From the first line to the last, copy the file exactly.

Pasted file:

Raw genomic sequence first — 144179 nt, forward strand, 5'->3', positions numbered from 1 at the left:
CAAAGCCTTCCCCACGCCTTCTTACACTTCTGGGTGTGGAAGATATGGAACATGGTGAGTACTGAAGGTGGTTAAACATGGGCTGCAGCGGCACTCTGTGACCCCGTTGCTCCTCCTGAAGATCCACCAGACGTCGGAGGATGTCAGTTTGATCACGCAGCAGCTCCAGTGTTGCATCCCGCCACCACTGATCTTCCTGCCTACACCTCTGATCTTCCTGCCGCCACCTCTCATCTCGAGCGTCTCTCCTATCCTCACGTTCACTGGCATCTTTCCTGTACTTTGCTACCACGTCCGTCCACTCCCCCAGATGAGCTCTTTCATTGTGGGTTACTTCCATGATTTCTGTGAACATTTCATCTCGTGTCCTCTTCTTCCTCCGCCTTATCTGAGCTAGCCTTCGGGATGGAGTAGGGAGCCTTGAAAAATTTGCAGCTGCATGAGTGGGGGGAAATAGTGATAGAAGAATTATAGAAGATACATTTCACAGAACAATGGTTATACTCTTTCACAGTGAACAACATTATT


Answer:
Raw genomic sequence first — 144179 nt, forward strand, 5'->3', positions numbered from 1 at the left:
CAAAGCCTTCCCCACGCCTTCTTACACTTCTGGGTGTGGAAGATATGGAACATGGTGAGTACTGAAGGTGGTTAAACATGGGCTGCAGCGGCACTCTGTGACCCCGTTGCTCCTCCTGAAGATCCACCAGACGTCGGAGGATGTCAGTTTGATCACGCAGCAGCTCCAGTGTTGCATCCCGCCACCACTGATCTTCCTGCCTACACCTCTGATCTTCCTGCCGCCACCTCTCATCTCGAGCGTCTCTCCTATCCTCACGTTCACTGGCATCTTTCCTGTACTTTGCTACCACGTCCGTCCACTCCCCCAGATGAGCTCTTTCATTGTGGGTTACTTCCATGATTTCTGTGAACATTTCATCTCGTGTCCTCTTCTTCCTCCGCCTTATCTGAGCTAGCCTTCGGGATGGAGTAGGGAGCCTTGAAAAATTTGCAGCTGCATGAGTGGGGGGAAATAGTGATAGAAGAATTATAGAAGATACATTTCACAGAACAATGGTTATACTCTTTCACAGTGAACAACATTATT